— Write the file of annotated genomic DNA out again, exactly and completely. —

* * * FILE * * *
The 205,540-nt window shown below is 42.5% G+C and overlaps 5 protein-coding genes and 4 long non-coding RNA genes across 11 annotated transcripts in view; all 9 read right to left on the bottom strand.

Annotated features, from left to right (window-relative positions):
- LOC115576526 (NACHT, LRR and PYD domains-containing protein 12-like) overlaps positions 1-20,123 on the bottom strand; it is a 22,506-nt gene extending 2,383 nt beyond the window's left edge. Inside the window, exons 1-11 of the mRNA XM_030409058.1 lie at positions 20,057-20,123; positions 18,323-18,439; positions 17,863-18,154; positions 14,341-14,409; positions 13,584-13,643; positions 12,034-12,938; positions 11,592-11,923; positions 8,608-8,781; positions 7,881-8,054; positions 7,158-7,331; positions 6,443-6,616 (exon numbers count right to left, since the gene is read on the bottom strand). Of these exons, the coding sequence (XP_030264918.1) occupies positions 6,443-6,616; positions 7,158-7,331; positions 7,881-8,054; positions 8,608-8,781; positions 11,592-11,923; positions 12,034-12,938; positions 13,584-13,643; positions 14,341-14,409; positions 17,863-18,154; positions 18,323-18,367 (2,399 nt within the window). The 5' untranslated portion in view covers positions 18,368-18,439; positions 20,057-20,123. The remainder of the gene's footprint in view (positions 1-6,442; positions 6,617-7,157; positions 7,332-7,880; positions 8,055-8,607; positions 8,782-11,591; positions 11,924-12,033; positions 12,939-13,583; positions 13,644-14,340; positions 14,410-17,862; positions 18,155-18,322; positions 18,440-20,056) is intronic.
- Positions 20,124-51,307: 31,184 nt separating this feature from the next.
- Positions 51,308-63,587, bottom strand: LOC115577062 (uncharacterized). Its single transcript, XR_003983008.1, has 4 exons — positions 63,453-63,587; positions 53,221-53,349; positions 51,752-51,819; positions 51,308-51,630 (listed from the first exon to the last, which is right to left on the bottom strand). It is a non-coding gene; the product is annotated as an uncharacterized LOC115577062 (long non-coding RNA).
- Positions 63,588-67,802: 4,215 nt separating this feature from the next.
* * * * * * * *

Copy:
The 205,540-nt window shown below is 42.5% G+C and overlaps 5 protein-coding genes and 4 long non-coding RNA genes across 11 annotated transcripts in view; all 9 read right to left on the bottom strand.

Annotated features, from left to right (window-relative positions):
- LOC115576526 (NACHT, LRR and PYD domains-containing protein 12-like) overlaps positions 1-20,123 on the bottom strand; it is a 22,506-nt gene extending 2,383 nt beyond the window's left edge. Inside the window, exons 1-11 of the mRNA XM_030409058.1 lie at positions 20,057-20,123; positions 18,323-18,439; positions 17,863-18,154; positions 14,341-14,409; positions 13,584-13,643; positions 12,034-12,938; positions 11,592-11,923; positions 8,608-8,781; positions 7,881-8,054; positions 7,158-7,331; positions 6,443-6,616 (exon numbers count right to left, since the gene is read on the bottom strand). Of these exons, the coding sequence (XP_030264918.1) occupies positions 6,443-6,616; positions 7,158-7,331; positions 7,881-8,054; positions 8,608-8,781; positions 11,592-11,923; positions 12,034-12,938; positions 13,584-13,643; positions 14,341-14,409; positions 17,863-18,154; positions 18,323-18,367 (2,399 nt within the window). The 5' untranslated portion in view covers positions 18,368-18,439; positions 20,057-20,123. The remainder of the gene's footprint in view (positions 1-6,442; positions 6,617-7,157; positions 7,332-7,880; positions 8,055-8,607; positions 8,782-11,591; positions 11,924-12,033; positions 12,939-13,583; positions 13,644-14,340; positions 14,410-17,862; positions 18,155-18,322; positions 18,440-20,056) is intronic.
- Positions 20,124-51,307: 31,184 nt separating this feature from the next.
- Positions 51,308-63,587, bottom strand: LOC115577062 (uncharacterized). Its single transcript, XR_003983008.1, has 4 exons — positions 63,453-63,587; positions 53,221-53,349; positions 51,752-51,819; positions 51,308-51,630 (listed from the first exon to the last, which is right to left on the bottom strand). It is a non-coding gene; the product is annotated as an uncharacterized LOC115577062 (long non-coding RNA).
- Positions 63,588-67,802: 4,215 nt separating this feature from the next.